When the extreme heat of Boise summer arrives, most of us crank up the A/C & hide from the sun. Landscape plants don’t have that option. Temperatures over 90 degrees can be tough on plants, especially those not native to our area (which is most of them). To help plants make it through summer, Pro Care recommends the following actions:
- Be proactive. Monitor weather forecasts & increase water frequency/duration before the heat arrives. Rule of thumb: keep soil consistently moist to a depth of 6″-8″ but not saturated. Easier said than done as there are many factors in play including soil type, sun exposure, slope, age of sprinkler system, water pressure, wind patterns, & much more. To check soil moisture, dig with a shovel, probe with a large screwdriver, or better yet invest in a core soil probe.
- Pay attention to the plants. Wilting, yellowing, or dropping leaves can be symptomatic of drought stress, excessive watering, insects, disease, & direct sun exposure.
- Visually inspect the sprinkler system every 2-4 weeks. Heads & nozzles can become clogged or go out-of-adjustment. Pressure can fluctuate. Leaks, breaks, & other malfunctions can occur suddenly. You can’t rely on the sprinkler program or soil probe alone.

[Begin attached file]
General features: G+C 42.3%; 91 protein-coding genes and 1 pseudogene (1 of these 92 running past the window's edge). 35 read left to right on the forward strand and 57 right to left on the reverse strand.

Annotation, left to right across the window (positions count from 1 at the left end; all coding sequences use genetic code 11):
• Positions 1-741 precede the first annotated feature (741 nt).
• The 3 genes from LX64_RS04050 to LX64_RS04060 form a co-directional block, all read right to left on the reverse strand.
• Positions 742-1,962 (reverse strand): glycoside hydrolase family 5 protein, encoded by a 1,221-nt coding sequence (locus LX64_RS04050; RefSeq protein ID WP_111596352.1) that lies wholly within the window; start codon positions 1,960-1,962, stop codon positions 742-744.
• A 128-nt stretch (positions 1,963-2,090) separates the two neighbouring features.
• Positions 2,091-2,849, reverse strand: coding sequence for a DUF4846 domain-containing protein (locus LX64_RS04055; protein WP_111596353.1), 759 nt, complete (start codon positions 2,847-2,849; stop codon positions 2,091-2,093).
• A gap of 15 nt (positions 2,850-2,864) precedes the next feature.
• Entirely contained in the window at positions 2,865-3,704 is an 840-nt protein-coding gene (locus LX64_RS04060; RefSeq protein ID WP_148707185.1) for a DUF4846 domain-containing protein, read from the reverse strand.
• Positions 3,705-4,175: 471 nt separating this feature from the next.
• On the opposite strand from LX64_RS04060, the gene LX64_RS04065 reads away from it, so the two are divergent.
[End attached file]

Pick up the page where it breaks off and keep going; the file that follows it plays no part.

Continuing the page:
- Raise the mower up 1/2″ – 1″. Cutting the grass a bit taller helps quite a bit in the heat.
- Limit trimming or pruning, or hold off until fall if you can. While you can trim/prune plants in the summer, it’s almost always better to do so in the fall or early spring.
Taking these steps will definitely help your plants survive the heat of summer. However, excessive heat (over 100 degrees) will test the biological thresholds of certain plants, even when you’re doing everything else well. For example, some leaves in river birch may turn yellow & fall in extreme heat. If in doubt, start by probing the soil. It should be moist but not saturated to a depth of 6″-8″.
Stay cool out there!